But I'm not sure that's the real question and it doesn't have anything to do with financial success. It seems to me that there are two questions: 1) Does Walker's dropping out indicate a certain lack of responsibility on his part? and 2) Is his seemingly anti-education approach related somehow to his dropping out? I guess one could say that his lack of interest in completing his degree might label him "a quitter" in the same way Palin was labeled a quitter for resigning her governorship. In Walker's case, there didn't seem to be any mitigating circumstances surrounding his quitting college and choosing not to graduate. It wasn't as if he were an athlete and left for the NBA or NFL before completing his degree only to return, like Magic Johnson and Isiah Thomas or any other number of student-athletes who returned to their respective alma maters to complete their degrees. No, it wasn't as if he, like Clinton, were a Rhodes Scholar, so there doesn't seem like any mitigating circumstances, which leaves the reason for quitting somewhat murky though in an April 9, 2014 National Review article, Walker stated, "I kept thinking I'd go back, got married, had one kid, had another kid, next thing you know... you're worrying more about paying for your kids' college education than you are for your own." Fair enough, but in the same article one reads, "Governor Walker would like to finish his degree through the University of Wisconsin's FlexOption once they expand the degree offerings," his spokesman Laurel Patrick said this week." That was almost a year ago and it's not likely that Walker will ever return to college to finish 34 credits.
But his apparent antipathy towards education is what seems so irresponsible. A U.S. News & World Report survey conducted in December, 2013 indicated that the United States students ranked 36th in the world. According to the Huffington Post article "These Are The States With The Best And Worst School Systems" Wisconsin ranked 9th in the nation and the Aug. 20, 2014 Milwaukee-Wisconsin Journal Sentinel article indicated that "While Wisconsin's Class of 2014 posted scores good enough to maintain the state's No. 2 national ranking on the ACT college readiness test, the results released Wednesday suggest about half would struggle to succeed in a typical first-year college course in reading, math and science."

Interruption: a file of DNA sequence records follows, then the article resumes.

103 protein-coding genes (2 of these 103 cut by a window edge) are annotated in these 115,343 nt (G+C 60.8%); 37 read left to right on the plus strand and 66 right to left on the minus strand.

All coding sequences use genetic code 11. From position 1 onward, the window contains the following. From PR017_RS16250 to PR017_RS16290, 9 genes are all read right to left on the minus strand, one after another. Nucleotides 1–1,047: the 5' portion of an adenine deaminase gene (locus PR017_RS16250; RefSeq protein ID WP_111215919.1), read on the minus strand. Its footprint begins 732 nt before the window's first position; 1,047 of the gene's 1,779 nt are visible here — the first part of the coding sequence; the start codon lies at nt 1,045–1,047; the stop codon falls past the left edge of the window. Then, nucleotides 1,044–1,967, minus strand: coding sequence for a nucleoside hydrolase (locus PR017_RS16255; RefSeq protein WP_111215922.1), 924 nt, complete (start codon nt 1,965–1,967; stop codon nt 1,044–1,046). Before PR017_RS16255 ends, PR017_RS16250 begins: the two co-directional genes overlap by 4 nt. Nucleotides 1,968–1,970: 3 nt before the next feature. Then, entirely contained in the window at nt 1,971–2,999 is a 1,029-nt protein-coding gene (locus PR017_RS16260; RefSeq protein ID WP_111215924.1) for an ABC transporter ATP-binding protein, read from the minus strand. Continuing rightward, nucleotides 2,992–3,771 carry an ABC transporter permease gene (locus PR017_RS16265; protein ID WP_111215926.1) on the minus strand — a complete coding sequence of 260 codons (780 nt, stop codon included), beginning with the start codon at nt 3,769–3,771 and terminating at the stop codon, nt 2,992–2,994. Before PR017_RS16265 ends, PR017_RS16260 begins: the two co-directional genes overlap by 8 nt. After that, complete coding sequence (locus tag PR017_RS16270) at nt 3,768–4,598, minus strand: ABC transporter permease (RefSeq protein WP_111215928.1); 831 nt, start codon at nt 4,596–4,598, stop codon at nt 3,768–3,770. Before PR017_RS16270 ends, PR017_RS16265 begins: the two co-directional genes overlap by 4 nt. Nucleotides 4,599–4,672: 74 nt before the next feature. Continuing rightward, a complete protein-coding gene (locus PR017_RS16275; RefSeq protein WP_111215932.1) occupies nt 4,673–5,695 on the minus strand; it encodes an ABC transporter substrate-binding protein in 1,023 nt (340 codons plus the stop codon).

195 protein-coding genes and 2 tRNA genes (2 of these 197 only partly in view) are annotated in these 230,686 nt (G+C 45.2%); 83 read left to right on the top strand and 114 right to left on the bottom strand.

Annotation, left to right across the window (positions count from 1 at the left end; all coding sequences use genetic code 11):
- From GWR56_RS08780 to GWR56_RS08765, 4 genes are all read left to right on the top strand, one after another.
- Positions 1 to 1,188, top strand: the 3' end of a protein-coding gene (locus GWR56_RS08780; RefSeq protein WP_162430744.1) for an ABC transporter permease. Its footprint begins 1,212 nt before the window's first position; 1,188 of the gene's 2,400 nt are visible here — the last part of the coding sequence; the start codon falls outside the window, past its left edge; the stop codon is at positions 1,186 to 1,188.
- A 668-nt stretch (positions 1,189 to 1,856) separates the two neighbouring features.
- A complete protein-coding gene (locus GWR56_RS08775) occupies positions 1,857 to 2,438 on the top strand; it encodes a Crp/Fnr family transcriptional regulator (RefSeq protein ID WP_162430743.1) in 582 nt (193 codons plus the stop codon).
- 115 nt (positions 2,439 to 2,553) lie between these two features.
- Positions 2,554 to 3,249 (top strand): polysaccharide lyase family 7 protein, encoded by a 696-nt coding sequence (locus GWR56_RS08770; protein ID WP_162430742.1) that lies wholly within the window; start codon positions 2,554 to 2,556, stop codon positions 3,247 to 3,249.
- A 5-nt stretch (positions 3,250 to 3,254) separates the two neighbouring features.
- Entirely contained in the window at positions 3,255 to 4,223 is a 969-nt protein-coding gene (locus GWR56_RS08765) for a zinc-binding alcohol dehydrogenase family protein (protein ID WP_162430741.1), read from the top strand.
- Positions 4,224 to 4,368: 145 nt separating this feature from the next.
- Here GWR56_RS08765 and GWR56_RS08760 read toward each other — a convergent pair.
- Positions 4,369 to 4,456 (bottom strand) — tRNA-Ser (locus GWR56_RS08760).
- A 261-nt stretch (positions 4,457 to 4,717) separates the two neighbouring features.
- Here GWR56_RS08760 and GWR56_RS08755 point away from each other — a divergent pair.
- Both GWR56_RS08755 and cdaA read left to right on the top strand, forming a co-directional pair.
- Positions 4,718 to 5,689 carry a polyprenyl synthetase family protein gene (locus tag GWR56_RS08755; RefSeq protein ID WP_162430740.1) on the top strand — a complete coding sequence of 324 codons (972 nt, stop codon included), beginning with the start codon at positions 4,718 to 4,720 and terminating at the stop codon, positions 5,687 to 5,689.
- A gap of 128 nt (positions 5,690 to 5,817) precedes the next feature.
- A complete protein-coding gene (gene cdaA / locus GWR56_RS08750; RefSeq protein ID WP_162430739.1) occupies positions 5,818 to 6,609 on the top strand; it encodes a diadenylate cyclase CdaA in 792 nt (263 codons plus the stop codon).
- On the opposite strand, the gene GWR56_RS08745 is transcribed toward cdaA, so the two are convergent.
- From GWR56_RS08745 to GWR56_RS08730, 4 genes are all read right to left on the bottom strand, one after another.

Given those kinds of positive results for Wisconsin, one could say that Walker has been rather pro-education. So, why has he suddenly decided to go on the offensive against education? The Minneapolis Star Tribune reported as recently as February 10, 2015 that "It's hard to believe that Gov. Scott Walker's proposal to cut $300 million from the budget of the University of Wisconsin system over the next two years would allow the school to maintain its quality. Walker, a Republican, would prohibit the university from raising tuition during that period but instead give university officials more flexibility in managing contracting and construction projects." They go on to end the article by stating, "...if Walker's proposals are carried out. The flagship campus at Madison was ranked 47th nationally this year by U.S. News. Anyone care to bet on where it will be in the 2017 rankings?"
Could it be that at the heart of eviscerating a state educational system that is and has been one of the best in the nation in favor of "managing contracts and construction projects" is the epidemic that one might call, The Koch Virus? Just saying. Only on February 15, Diane Ravitch's Blog states,
Wisconsin Gov. Scott Walker submitted a budget proposal that included language that would have changed the century-old mission of the University of Wisconsin system -- known as the Wisconsin Idea and embedded in the state code -- by removing words that commanded the university to "search for truth" and "improve the human condition" and replacing them with "meet the state's workforce needs."
Really? That's a bit like changing Harvard's motto, "Veritas," to, say, "Aviditas," sounds similar, more syllables. One doesn't really need to be Paul Krugman to see in what direction Walker's thoughts about education are heading. Certainly, as POTUS he would be less inclined to improve the status of education in America than he would be in improving the status of corporate profitability. How might one know that? To quote Dr. Phil, "The best indicator of future behavior is past behavior." And who wants to argue with Dr. Phil?